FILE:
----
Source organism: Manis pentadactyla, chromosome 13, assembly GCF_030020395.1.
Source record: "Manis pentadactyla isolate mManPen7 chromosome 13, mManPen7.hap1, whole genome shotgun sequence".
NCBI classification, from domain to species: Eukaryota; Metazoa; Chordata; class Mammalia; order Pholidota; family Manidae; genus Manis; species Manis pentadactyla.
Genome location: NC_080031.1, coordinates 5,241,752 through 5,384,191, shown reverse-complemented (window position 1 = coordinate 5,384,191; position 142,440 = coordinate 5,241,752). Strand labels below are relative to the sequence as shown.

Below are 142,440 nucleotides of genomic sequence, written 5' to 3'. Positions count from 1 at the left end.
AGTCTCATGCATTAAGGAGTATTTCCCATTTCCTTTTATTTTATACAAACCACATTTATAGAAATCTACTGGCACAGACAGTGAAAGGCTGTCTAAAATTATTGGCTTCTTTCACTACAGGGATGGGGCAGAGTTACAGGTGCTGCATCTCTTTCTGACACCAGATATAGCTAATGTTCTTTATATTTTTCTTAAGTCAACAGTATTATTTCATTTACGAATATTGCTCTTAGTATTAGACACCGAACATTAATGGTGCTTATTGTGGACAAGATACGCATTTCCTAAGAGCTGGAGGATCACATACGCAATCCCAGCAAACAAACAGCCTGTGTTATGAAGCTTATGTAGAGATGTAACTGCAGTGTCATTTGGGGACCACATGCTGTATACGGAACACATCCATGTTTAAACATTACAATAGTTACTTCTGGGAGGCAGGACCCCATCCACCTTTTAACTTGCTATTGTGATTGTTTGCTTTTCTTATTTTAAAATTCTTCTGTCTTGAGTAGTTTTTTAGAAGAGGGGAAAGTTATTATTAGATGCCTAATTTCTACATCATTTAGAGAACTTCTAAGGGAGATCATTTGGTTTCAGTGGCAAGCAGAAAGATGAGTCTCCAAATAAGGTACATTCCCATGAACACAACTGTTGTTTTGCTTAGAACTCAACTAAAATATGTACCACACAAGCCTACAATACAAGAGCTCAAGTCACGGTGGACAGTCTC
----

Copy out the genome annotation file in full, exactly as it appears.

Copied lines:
Source organism: Manis pentadactyla, chromosome 13, assembly GCF_030020395.1.
Source record: "Manis pentadactyla isolate mManPen7 chromosome 13, mManPen7.hap1, whole genome shotgun sequence".
NCBI classification, from domain to species: Eukaryota; Metazoa; Chordata; class Mammalia; order Pholidota; family Manidae; genus Manis; species Manis pentadactyla.
Genome location: NC_080031.1, coordinates 5,241,752 through 5,384,191, shown reverse-complemented (window position 1 = coordinate 5,384,191; position 142,440 = coordinate 5,241,752). Strand labels below are relative to the sequence as shown.

Below are 142,440 nucleotides of genomic sequence, written 5' to 3'. Positions count from 1 at the left end.
AGTCTCATGCATTAAGGAGTATTTCCCATTTCCTTTTATTTTATACAAACCACATTTATAGAAATCTACTGGCACAGACAGTGAAAGGCTGTCTAAAATTATTGGCTTCTTTCACTACAGGGATGGGGCAGAGTTACAGGTGCTGCATCTCTTTCTGACACCAGATATAGCTAATGTTCTTTATATTTTTCTTAAGTCAACAGTATTATTTCATTTACGAATATTGCTCTTAGTATTAGACACCGAACATTAATGGTGCTTATTGTGGACAAGATACGCATTTCCTAAGAGCTGGAGGATCACATACGCAATCCCAGCAAACAAACAGCCTGTGTTATGAAGCTTATGTAGAGATGTAACTGCAGTGTCATTTGGGGACCACATGCTGTATACGGAACACATCCATGTTTAAACATTACAATAGTTACTTCTGGGAGGCAGGACCCCATCCACCTTTTAACTTGCTATTGTGATTGTTTGCTTTTCTTATTTTAAAATTCTTCTGTCTTGAGTAGTTTTTTAGAAGAGGGGAAAGTTATTATTAGATGCCTAATTTCTACATCATTTAGAGAACTTCTAAGGGAGATCATTTGGTTTCAGTGGCAAGCAGAAAGATGAGTCTCCAAATAAGGTACATTCCCATGAACACAACTGTTGTTTTGCTTAGAACTCAACTAAAATATGTACCACACAAGCCTACAATACAAGAGCTCAAGTCACGGTGGACAGTCTC